Apple to Release Tiger April 29

 
 
By Sean Gallagher  |  Posted 2005-04-12
 
 
 
Apple Computer Inc. announced Tuesday that it will release both the client and server versions of Mac OS X 10.4, code-named Tiger, on April 29. The operating system will go on sale through Apples own retail stores and Apple authorized resellers starting at 6 p.m. as part of a "special retail event."

First announced last May, Tiger, according to company officials, is a "must-have release" because of its extensive new features in both the desktop and server versions.

"Were shipping Tiger earlier than promised, which were really excited about," said Brian Croll, Apples director of product marketing, in an interview with Ziff Davis Internet. "You dont see that happen too often these days with major software releases."

Crolls comment was, perhaps, a subtle dig at Microsoft Corp.s upcoming version of Windows, code-named Longhorn; Microsoft has repeatedly pushed back its release date and has trimmed expected features. Apple has repeatedly compared Tiger favorably to Longhorn since Apple CEO Steve Jobs first publicly demonstrated his companys new OS at last summers Apple Worldwide Developer Conference; the company raised banners at the conference reading, "Redmond, Start Your Photocopiers."

Spotlight, a new search feature at the center of Tiger, is perhaps the most far-reaching of the new features of the operating system. It provides instant searching of content by keywords in metadata, completing queries as they are typed.

"[Spotlight] is going to change the way people use their computers," said Croll. "Because its built into the file system, as files change, the changes [to search results] are put in immediately."

Click here to read more about Apples Spotlight technology.

Dashboard, another new feature in Tiger, is a platform for pop-up information "widgets"—applets built with HTML, CSS and JavaScript that can be displayed on the Mac OS X desktop with a keystroke, and then hidden again. Tiger will ship with 14 prebuilt widgets, providing access to information such as airline flight arrivals and weather, and a toolkit for developing additional applets.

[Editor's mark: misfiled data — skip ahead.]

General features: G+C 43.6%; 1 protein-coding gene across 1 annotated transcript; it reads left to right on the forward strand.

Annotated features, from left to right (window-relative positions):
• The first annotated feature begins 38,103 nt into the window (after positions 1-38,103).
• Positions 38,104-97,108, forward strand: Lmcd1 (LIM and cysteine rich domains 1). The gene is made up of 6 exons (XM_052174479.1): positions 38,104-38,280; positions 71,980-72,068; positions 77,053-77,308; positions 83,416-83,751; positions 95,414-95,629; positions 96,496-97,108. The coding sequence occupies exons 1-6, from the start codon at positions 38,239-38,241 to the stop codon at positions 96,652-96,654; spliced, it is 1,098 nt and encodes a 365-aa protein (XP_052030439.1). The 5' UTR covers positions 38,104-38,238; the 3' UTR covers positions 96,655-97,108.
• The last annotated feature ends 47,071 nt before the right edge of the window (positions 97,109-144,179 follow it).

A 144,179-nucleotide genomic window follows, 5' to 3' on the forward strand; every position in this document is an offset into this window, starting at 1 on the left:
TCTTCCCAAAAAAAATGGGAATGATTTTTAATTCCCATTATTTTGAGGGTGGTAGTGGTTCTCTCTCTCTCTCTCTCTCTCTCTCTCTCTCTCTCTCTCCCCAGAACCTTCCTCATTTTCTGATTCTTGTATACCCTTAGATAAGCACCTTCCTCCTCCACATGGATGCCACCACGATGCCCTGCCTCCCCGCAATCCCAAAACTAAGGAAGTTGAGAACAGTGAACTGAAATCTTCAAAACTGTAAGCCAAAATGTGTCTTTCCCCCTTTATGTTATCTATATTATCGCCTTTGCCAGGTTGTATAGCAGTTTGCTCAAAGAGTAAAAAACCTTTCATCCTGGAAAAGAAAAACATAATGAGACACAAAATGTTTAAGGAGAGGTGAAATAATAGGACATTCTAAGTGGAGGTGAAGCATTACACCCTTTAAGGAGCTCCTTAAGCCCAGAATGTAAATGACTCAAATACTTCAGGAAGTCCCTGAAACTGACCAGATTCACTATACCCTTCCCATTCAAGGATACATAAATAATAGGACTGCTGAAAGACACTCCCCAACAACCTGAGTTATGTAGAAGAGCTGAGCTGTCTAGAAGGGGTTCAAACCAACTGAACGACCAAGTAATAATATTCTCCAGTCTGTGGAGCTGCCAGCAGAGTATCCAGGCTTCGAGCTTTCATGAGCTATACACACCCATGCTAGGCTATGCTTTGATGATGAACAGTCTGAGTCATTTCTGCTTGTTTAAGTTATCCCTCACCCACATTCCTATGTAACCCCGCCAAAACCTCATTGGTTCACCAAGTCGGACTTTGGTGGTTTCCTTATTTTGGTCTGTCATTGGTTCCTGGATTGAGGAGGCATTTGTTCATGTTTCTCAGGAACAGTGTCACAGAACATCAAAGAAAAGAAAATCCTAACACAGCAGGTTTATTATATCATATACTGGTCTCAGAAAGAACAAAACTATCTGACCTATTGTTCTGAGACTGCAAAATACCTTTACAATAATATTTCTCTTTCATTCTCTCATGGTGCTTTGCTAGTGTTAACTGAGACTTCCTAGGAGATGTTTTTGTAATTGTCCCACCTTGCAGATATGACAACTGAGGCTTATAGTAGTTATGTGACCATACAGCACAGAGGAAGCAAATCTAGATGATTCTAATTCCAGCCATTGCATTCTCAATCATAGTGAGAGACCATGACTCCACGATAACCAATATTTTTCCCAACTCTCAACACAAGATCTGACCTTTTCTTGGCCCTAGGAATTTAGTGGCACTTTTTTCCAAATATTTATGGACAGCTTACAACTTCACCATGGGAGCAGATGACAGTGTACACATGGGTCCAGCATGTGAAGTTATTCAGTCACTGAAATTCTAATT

Also included in Tiger are Automator, a new tool that allows users to visually build automated tasks and workflows that integrate with multiple applications and data sources; a new iChat A/V client that allows for up to four-way videoconferencing; a new set of graphics technology that greatly enhances image handling and manipulation on the Mac; the new QuickTime 7 video format, based on the high-definition H.264 video codec; and a new Safari Web browser with a built-in RSS feed reader.

Mac OS X Tiger Server also includes a number of new features and applications, including conferencing, software updates and Weblog server software, among others. Tiger Server also provides increased Windows network compatibility, including support for Active Directory ACLs (access control lists).

Apples iChat server, based on the open-source Jabber messaging server technology, provides organizations with a way to set up private instant messaging and videoconferencing servers behind the firewall. Apples Weblog server, based on the Blosxom blogging technology, integrates with Mac OS Xs Apache Web server.

The new Software Update server allows administrators to use and manage Mac OS Xs automatic client software update feature for patches and new-version rollouts, providing an interface for scheduling updates.

For insights on the Mac in the enterprise, check out eWEEK.com Executive Editor Matthew Rothenbergs Weblog.

The client version of Tiger will be priced at $129 retail. OS X Tiger Server will be priced at $499 for a 10-client version, and $999 for an unlimited-client version.

Check out eWEEK.coms for the latest news, reviews and analysis on Apple in the enterprise.

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